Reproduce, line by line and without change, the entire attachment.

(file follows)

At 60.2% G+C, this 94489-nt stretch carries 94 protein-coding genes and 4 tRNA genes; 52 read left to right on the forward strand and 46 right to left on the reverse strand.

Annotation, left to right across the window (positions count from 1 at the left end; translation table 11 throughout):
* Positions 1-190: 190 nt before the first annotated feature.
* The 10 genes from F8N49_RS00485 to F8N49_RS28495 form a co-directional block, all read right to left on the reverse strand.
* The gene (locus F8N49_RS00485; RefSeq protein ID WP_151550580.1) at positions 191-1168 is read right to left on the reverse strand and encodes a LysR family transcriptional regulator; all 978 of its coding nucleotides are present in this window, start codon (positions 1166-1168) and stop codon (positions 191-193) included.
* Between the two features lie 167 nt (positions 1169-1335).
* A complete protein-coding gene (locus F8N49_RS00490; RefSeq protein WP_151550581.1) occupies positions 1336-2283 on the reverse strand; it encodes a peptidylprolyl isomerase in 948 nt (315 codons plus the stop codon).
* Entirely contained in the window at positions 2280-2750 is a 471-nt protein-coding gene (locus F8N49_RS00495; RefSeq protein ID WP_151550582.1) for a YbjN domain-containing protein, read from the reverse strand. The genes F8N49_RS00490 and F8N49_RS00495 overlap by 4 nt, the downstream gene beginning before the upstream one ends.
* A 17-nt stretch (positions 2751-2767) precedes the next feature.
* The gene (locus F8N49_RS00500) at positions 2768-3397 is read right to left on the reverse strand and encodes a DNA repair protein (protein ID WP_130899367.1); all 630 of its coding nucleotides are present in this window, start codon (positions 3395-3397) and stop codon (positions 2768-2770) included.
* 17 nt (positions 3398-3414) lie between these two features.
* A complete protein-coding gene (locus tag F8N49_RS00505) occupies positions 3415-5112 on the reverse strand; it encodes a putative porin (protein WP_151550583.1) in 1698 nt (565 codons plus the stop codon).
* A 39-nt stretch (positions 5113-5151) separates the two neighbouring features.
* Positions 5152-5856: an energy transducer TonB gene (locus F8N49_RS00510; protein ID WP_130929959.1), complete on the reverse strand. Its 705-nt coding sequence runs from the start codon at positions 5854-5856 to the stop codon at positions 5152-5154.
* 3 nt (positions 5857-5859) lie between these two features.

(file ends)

At 60.2% G+C, this 94489-nt stretch carries 94 protein-coding genes and 4 tRNA genes; 52 read left to right on the forward strand and 46 right to left on the reverse strand.

Annotation, left to right across the window (positions count from 1 at the left end; translation table 11 throughout):
* Positions 1-190: 190 nt before the first annotated feature.
* The 10 genes from F8N49_RS00485 to F8N49_RS28495 form a co-directional block, all read right to left on the reverse strand.
* The gene (locus F8N49_RS00485; RefSeq protein ID WP_151550580.1) at positions 191-1168 is read right to left on the reverse strand and encodes a LysR family transcriptional regulator; all 978 of its coding nucleotides are present in this window, start codon (positions 1166-1168) and stop codon (positions 191-193) included.
* Between the two features lie 167 nt (positions 1169-1335).
* A complete protein-coding gene (locus F8N49_RS00490; RefSeq protein WP_151550581.1) occupies positions 1336-2283 on the reverse strand; it encodes a peptidylprolyl isomerase in 948 nt (315 codons plus the stop codon).
* Entirely contained in the window at positions 2280-2750 is a 471-nt protein-coding gene (locus F8N49_RS00495; RefSeq protein ID WP_151550582.1) for a YbjN domain-containing protein, read from the reverse strand. The genes F8N49_RS00490 and F8N49_RS00495 overlap by 4 nt, the downstream gene beginning before the upstream one ends.
* A 17-nt stretch (positions 2751-2767) precedes the next feature.
* The gene (locus F8N49_RS00500) at positions 2768-3397 is read right to left on the reverse strand and encodes a DNA repair protein (protein ID WP_130899367.1); all 630 of its coding nucleotides are present in this window, start codon (positions 3395-3397) and stop codon (positions 2768-2770) included.
* 17 nt (positions 3398-3414) lie between these two features.
* A complete protein-coding gene (locus tag F8N49_RS00505) occupies positions 3415-5112 on the reverse strand; it encodes a putative porin (protein WP_151550583.1) in 1698 nt (565 codons plus the stop codon).
* A 39-nt stretch (positions 5113-5151) separates the two neighbouring features.
* Positions 5152-5856: an energy transducer TonB gene (locus F8N49_RS00510; protein ID WP_130929959.1), complete on the reverse strand. Its 705-nt coding sequence runs from the start codon at positions 5854-5856 to the stop codon at positions 5152-5154.
* 3 nt (positions 5857-5859) lie between these two features.